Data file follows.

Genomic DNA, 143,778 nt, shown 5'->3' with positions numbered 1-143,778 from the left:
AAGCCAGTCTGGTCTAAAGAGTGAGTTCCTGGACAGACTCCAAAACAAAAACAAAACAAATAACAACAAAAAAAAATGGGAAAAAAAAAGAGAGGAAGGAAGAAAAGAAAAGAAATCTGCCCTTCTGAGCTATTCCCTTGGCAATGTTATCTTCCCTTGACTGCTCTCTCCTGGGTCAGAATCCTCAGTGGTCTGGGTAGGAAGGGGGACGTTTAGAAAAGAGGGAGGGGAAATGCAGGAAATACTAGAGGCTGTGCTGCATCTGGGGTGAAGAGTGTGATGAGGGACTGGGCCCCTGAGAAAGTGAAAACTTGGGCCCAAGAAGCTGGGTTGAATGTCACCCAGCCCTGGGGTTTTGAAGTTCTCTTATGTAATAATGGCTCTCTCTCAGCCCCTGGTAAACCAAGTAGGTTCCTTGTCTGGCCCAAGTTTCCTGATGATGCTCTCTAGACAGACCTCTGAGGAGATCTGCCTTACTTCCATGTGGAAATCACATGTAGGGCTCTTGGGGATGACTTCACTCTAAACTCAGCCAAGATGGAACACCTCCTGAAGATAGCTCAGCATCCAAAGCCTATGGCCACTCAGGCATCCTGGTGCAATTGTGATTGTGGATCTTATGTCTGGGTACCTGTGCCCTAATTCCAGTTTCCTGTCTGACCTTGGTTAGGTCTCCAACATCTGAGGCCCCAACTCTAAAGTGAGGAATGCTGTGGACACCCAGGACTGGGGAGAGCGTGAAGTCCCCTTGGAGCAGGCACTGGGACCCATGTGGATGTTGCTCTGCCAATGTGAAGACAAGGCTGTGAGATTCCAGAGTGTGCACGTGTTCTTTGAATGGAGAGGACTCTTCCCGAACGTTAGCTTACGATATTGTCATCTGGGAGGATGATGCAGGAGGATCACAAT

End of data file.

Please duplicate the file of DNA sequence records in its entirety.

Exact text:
Genomic DNA, 143,778 nt, shown 5'->3' with positions numbered 1-143,778 from the left:
AAGCCAGTCTGGTCTAAAGAGTGAGTTCCTGGACAGACTCCAAAACAAAAACAAAACAAATAACAACAAAAAAAAATGGGAAAAAAAAAGAGAGGAAGGAAGAAAAGAAAAGAAATCTGCCCTTCTGAGCTATTCCCTTGGCAATGTTATCTTCCCTTGACTGCTCTCTCCTGGGTCAGAATCCTCAGTGGTCTGGGTAGGAAGGGGGACGTTTAGAAAAGAGGGAGGGGAAATGCAGGAAATACTAGAGGCTGTGCTGCATCTGGGGTGAAGAGTGTGATGAGGGACTGGGCCCCTGAGAAAGTGAAAACTTGGGCCCAAGAAGCTGGGTTGAATGTCACCCAGCCCTGGGGTTTTGAAGTTCTCTTATGTAATAATGGCTCTCTCTCAGCCCCTGGTAAACCAAGTAGGTTCCTTGTCTGGCCCAAGTTTCCTGATGATGCTCTCTAGACAGACCTCTGAGGAGATCTGCCTTACTTCCATGTGGAAATCACATGTAGGGCTCTTGGGGATGACTTCACTCTAAACTCAGCCAAGATGGAACACCTCCTGAAGATAGCTCAGCATCCAAAGCCTATGGCCACTCAGGCATCCTGGTGCAATTGTGATTGTGGATCTTATGTCTGGGTACCTGTGCCCTAATTCCAGTTTCCTGTCTGACCTTGGTTAGGTCTCCAACATCTGAGGCCCCAACTCTAAAGTGAGGAATGCTGTGGACACCCAGGACTGGGGAGAGCGTGAAGTCCCCTTGGAGCAGGCACTGGGACCCATGTGGATGTTGCTCTGCCAATGTGAAGACAAGGCTGTGAGATTCCAGAGTGTGCACGTGTTCTTTGAATGGAGAGGACTCTTCCCGAACGTTAGCTTACGATATTGTCATCTGGGAGGATGATGCAGGAGGATCACAAT